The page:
When Portuguese sailors sighted an uncharted island off the coast of the People's Republic of China (PRC) in 1542, they noted it in their maps as 'Ilha Formosa' (beautiful island). The name evolved into simply 'Formosa', which remained in use among English speakers until the 20th century. The modern name 'Taiwan' is derived from a 17th century Dutch East India Company, who established a commercial post on a coastal sandbar called 'Tayouan'.

Taiwan, also known as the Republic of China, is a country in East Asia comprised of 166 Islands, including Taiwan (formerly Formosa), Penghu, Kinmen and Matsu. It is located southeast of the People's Republic of China's, south of Japan, and north of the Philippines. Its capital city is Taipei.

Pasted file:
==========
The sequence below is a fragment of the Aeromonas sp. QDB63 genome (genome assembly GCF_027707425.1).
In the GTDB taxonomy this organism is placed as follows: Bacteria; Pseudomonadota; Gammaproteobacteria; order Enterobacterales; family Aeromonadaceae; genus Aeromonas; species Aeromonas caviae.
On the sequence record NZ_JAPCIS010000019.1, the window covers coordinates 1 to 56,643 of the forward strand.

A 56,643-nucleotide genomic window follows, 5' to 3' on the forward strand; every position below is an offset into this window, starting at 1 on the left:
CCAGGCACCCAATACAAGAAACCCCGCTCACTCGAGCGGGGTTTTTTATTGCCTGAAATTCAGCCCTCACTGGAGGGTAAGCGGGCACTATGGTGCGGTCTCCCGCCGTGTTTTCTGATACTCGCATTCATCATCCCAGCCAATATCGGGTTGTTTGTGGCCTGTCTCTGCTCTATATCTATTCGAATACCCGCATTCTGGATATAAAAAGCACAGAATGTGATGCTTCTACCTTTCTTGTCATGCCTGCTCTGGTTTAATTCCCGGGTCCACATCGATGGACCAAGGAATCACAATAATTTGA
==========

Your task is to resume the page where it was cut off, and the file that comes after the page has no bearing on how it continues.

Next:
Most Taiwanese people are of the ethnic group Han, but their dialects and customs differ depending on what area of the country they live. Taiwan has three large Han groups. Those living in the Southern Fujianese area stem from China's Fujian Province. The Hakka Hans are largely descended from North Han Chinese people who moved to the country from China. A third group known as Mainlanders arrived from Mainland China after 1948.

Taiwan has a population of over 23 million, the vast majority of whom live in the lowlands near the western coast of the island. Only 2.38% of the country's population is made up of Taiwanese indigenous peoples, whose ancestors lived on the islands before the arrival of the Hans.

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